Rheumatoid Arthritis of the Foot and Ankle
Rheumatoid arthritis (RA) is a systemic disease that attacks multiple joints throughout the body. About 90 percent of people with rheumatoid arthritis eventually develop symptoms related to the foot or ankle. Usually symptoms appear in the toes and forefeet first, then in the hindfeet or the back of the feet, and finally in the ankles. Other inflammatory types of arthritis that affect the foot and ankle include gout, ankylosing spondylitis, psoriatic arthritis and Reiter’s syndrome.
The exact cause is unknown but there are several theories. Some people may be more likely to develop the condition because of their genes. However, it usually takes a chemical or environmental trigger to activate the disease. In RA, the body’s immune system turns against itself. Instead of protecting the joints, the body produces substances that attack and inflame the joints.
What are the symptoms of rheumatoid arthritis?
The most common symptoms of RA in the foot are pain, swelling and stiffness. Symptoms usually appear in several joints on both feet. You may feel pain in the joint or in the sole or ball of your foot. The way you walk may be affected. You may develop corns or bunions, and your toes can begin to curl and stiffen in positions called claw toe or hammer toe.
If your hindfoot (back of the foot) and ankle are affected, the bones may shift position. This can cause the long arch on the bottom of your foot to collapse (flat foot), resulting in pain and difficulty walking.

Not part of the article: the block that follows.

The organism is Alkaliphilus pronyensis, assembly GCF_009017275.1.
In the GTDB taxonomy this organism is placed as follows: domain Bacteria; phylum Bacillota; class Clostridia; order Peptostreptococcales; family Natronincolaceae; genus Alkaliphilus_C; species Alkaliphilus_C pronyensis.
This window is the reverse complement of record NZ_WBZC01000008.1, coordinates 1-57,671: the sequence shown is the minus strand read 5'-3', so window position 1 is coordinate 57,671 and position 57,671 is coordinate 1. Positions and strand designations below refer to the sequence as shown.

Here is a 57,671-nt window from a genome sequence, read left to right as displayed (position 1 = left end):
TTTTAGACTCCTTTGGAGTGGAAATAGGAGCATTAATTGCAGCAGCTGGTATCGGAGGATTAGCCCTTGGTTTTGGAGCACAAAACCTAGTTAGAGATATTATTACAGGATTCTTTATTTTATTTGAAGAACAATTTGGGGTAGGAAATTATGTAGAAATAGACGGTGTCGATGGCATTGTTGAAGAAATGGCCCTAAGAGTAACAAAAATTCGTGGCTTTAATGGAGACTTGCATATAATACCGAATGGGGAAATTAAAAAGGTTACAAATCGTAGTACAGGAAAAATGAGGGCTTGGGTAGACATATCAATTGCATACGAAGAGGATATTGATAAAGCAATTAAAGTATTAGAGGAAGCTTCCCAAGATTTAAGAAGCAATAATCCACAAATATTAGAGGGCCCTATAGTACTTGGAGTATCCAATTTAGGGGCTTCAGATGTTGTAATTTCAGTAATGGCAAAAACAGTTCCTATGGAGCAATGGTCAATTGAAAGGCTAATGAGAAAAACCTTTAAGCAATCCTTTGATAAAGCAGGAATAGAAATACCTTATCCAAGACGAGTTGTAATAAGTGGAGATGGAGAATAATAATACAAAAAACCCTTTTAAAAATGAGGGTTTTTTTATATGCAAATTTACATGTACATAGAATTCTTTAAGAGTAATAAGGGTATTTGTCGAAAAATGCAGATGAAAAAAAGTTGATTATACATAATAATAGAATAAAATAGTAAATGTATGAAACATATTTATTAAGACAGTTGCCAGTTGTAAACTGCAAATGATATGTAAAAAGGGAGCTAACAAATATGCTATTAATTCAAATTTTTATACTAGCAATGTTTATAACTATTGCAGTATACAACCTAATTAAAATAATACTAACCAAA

Because RA affects your entire system, you may also feel feverish, tire easily and lose your appetite. You may develop lumps near your joints, particularly around the elbow.
How is rheumatoid arthritis diagnosed?
Sometimes arthritis symptoms in the foot are the first indication that you have RA. Your doctor will ask you about your medical history, occupation and recreational activities, as well as any other persistent or previous conditions in your feet and legs. The appearance of symptoms in the same joint on both feet or in several joints is an indication that RA might be involved.
If you’ve already been diagnosed with RA, you should be aware that the disease will probably spread to your feet and ankles. Watch for early signs such as swelling and foot pain.
What is the treatment?
Many people with RA can control their pain and the disease with medication and exercise. Some medications, such as aspirin or ibuprofen, help control pain. Others, including methotrexate, prednisone, sulfasalazine and gold compounds, help slow the spread of the disease itself. Your chiropodist can suggest special shoes. If your toes have begun to stiffen or curl, you should wear a shoe with an extra-deep toe box. You may also need to use a soft arch support with a rigid heel. In more severe cases, you may need to use a molded ankle-foot orthotic device, canes, or crutches.
Exercise is very important in the treatment of RA. Your chiropodist can provide recommendations specific to you, upon analysis of your feet.